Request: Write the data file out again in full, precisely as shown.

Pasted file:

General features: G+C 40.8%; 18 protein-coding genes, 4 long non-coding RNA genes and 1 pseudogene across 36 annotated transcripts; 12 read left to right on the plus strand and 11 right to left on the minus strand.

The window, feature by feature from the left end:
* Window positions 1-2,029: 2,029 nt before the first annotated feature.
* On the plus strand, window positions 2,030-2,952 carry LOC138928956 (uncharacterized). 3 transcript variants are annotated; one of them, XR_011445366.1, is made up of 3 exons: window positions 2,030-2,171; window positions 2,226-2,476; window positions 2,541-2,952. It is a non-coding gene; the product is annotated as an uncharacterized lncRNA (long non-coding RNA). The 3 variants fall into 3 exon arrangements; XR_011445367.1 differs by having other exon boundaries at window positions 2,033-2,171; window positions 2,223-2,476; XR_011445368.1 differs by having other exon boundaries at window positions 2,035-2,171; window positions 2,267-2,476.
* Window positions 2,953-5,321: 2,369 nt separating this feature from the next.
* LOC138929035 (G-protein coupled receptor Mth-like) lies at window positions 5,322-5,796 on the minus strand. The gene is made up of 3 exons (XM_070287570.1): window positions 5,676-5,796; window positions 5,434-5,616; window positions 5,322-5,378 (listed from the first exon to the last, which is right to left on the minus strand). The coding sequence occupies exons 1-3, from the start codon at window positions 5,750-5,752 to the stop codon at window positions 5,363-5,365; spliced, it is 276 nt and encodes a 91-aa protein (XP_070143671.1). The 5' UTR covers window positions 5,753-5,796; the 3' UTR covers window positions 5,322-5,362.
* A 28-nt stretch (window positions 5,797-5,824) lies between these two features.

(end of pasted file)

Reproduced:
General features: G+C 40.8%; 18 protein-coding genes, 4 long non-coding RNA genes and 1 pseudogene across 36 annotated transcripts; 12 read left to right on the plus strand and 11 right to left on the minus strand.

The window, feature by feature from the left end:
* Window positions 1-2,029: 2,029 nt before the first annotated feature.
* On the plus strand, window positions 2,030-2,952 carry LOC138928956 (uncharacterized). 3 transcript variants are annotated; one of them, XR_011445366.1, is made up of 3 exons: window positions 2,030-2,171; window positions 2,226-2,476; window positions 2,541-2,952. It is a non-coding gene; the product is annotated as an uncharacterized lncRNA (long non-coding RNA). The 3 variants fall into 3 exon arrangements; XR_011445367.1 differs by having other exon boundaries at window positions 2,033-2,171; window positions 2,223-2,476; XR_011445368.1 differs by having other exon boundaries at window positions 2,035-2,171; window positions 2,267-2,476.
* Window positions 2,953-5,321: 2,369 nt separating this feature from the next.
* LOC138929035 (G-protein coupled receptor Mth-like) lies at window positions 5,322-5,796 on the minus strand. The gene is made up of 3 exons (XM_070287570.1): window positions 5,676-5,796; window positions 5,434-5,616; window positions 5,322-5,378 (listed from the first exon to the last, which is right to left on the minus strand). The coding sequence occupies exons 1-3, from the start codon at window positions 5,750-5,752 to the stop codon at window positions 5,363-5,365; spliced, it is 276 nt and encodes a 91-aa protein (XP_070143671.1). The 5' UTR covers window positions 5,753-5,796; the 3' UTR covers window positions 5,322-5,362.
* A 28-nt stretch (window positions 5,797-5,824) lies between these two features.